Everyone’s experience with the procedure can be different.
Almost without exception, women experience far less discomfort from the test than they had expected. Any discomfort is usually similar to what you might feel during a simple blood test.
One anonymous mother describes her experience:
“The doctor talked through everything he was doing, the needle going in felt less than plucking a hair, drawing out the liquid I felt a tiny sensation”.
Lucinda recalls her experience:
“I found the procedure extremely stressful but quite painless. My husband held my hand and watched the whole time, I kept my eyes closed. I experienced mild cramping for a few hours afterward but no bleeding”.
Sammie’s experience, however, was quite different from the other mothers’:
” They could not get a good angle to get the placenta because of its position, and the position of the baby, so they had to go in from 3 different angles. I was in such agony, the pain was unbearable”.
Amniocentesis side effects
It’s very rare to have any problems or side effects after the test.
Occasionally there can be some mild discomfort due to a little bruising under the skin. Some women also experience some uterine cramping, which usually goes away.
Contact your health care provider immediately if you experience:
- Any vaginal bleeding
- Leaking of fluid from the vagina
- Any sign of infection, such as pain or fever.
Amniocentesis test results
The results of the spina bifida test are usually available after one week. Usually, a diagnosis of spina bifida is made more accurately with an ultrasound examination.
The chromosome test results for Down Syndrome take from 10 to 21 days. This is because the cells are required to grow in a laboratory for a certain number of days.
You will receive the amniocentesis results from the pregnancy health care provider looking after you and your pregnancy.
The results of amniocentesis are usually very accurate – 99.9% accurate in detecting genetic disorders, and over 90% accurate in diagnosing neural tube defects. Even a thorough 18-20 week ultrasound test, however, doesn’t look for every condition.
What amniocentesis cannot detect
Amniocentesis doesn’t detect structural problems such as cleft palate, club foot, or heart defects. These things are usually picked up by the ultrasonographer during the scan.
“The results of the amnio came back showing no problems; however the doctors advised us that meant our daughter didn’t have any of the conditions they can test for with an amnio. 5 weeks after she was born she was diagnosed with a rare disability that could not be tested for using an amniocentesis.
“I guess I just want to educate women out there that an amnio cannot rule everything out. Looking back, I wish I had known that, as I doubt I would have had one” – Lucinda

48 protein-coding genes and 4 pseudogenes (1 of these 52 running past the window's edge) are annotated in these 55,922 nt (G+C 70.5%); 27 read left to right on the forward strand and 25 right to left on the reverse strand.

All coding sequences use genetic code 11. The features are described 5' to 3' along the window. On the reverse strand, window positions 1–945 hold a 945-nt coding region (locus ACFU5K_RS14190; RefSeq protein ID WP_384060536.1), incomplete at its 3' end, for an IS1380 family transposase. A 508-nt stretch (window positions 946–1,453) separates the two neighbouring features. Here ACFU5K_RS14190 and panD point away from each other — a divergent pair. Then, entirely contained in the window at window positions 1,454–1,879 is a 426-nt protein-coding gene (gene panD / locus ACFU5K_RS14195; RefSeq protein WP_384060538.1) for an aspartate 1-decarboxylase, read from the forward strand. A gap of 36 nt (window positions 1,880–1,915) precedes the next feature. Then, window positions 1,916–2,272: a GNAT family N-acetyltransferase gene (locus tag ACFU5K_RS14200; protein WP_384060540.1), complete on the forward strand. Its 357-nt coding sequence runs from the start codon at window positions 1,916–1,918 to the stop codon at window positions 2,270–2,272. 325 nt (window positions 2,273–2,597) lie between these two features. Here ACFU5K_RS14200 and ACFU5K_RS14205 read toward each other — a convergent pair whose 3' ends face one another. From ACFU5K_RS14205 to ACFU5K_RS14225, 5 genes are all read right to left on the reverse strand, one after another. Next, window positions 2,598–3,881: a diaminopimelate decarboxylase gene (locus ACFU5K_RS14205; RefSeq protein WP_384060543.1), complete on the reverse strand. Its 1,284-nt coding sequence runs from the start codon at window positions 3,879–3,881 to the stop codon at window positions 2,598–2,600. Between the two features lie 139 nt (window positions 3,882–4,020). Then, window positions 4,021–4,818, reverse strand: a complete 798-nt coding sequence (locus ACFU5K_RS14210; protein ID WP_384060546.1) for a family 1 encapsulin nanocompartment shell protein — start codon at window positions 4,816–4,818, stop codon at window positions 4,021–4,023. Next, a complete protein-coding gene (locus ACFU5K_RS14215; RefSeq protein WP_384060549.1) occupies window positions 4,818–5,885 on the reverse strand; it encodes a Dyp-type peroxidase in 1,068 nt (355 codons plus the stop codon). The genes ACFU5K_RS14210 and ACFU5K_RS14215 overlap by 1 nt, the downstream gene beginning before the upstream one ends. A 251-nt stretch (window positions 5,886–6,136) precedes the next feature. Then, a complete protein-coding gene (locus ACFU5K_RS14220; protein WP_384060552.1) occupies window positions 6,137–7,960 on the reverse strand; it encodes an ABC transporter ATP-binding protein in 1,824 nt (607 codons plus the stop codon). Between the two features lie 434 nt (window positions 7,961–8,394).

Chorionic villus sampling vs amniocentesis
Chorionic villus sampling (CVS) is when a small number of cells are removed from the placental tissue with the use of a needle. This differs from amniocentesis, as placental tissue is removed instead of the amniotic fluid around the baby.
Similar to amniocentesis, CVS is done mostly through the abdomen (transabdominal). However, it can also be done through the vagina and cervix (transcervical).
Like amniocentesis, CVS is recommended for mothers who have a higher risk of genetic disorders or inherited diseases through family history, blood tests, or ultrasound.
CVS is performed earlier in the pregnancy, around week 10-13. This means you can receive results earlier and make decisions sooner.
Amniocentesis is usually done later in the second trimester (15-20 weeks); research has shown it’s generally safer than CVS screening at this stage of pregnancy.
Transabdominal CVS screening is shown to be safer and the preferred method of testing for birth defects if early screening is required.
How long after amniocentesis does miscarriage occur?
In most cases, if you’re going to miscarry after an amniocentesis, it would happen in the first few days. But it has been known to occur within around two weeks.
Miscarriage could be caused by any of the risk factors and not just as a result of the procedure.
There’s no evidence to suggest there is anything that can prevent it from happening, but it’s good to rest for a few days and avoid strenuous activity.
Is amniocentesis worth the risk?
The decision to have an amniocentesis is a very personal one. You’ll have to weigh the risks of having the test against the benefits of knowing whether something is wrong with your baby.
Only you and your partner will be able to make that decision, based on all the information given to you.
Your healthcare provider can provide all the information you need to help guide your choice.
Linda had an amniocentesis and says…
“I was offered an amnio at age 29 due to having antibodies similar to rhesus factor; although mine are anti-I and anti-c, both attack the unborn baby in the same way as the rhesus does. My husband was positive for both the antigens and so we were offered the amnio to check the DNA make-up of our son so they could determine his blood typing.
“The procedure itself hurt quite a bit for me, but the emotional pain was worse. As it turned out, our son ended up being positive for both antigens so I ended up back at the same hospital every 3 weeks for the remainder of my pregnancy to monitor him through special ultrasound.
“I would do it again if necessary, just so I knew what to expect from the pregnancy. That may seem selfish, but an antibody (or ISO) pregnancy is extremely stressful, and to avoid that stress would be worth it”.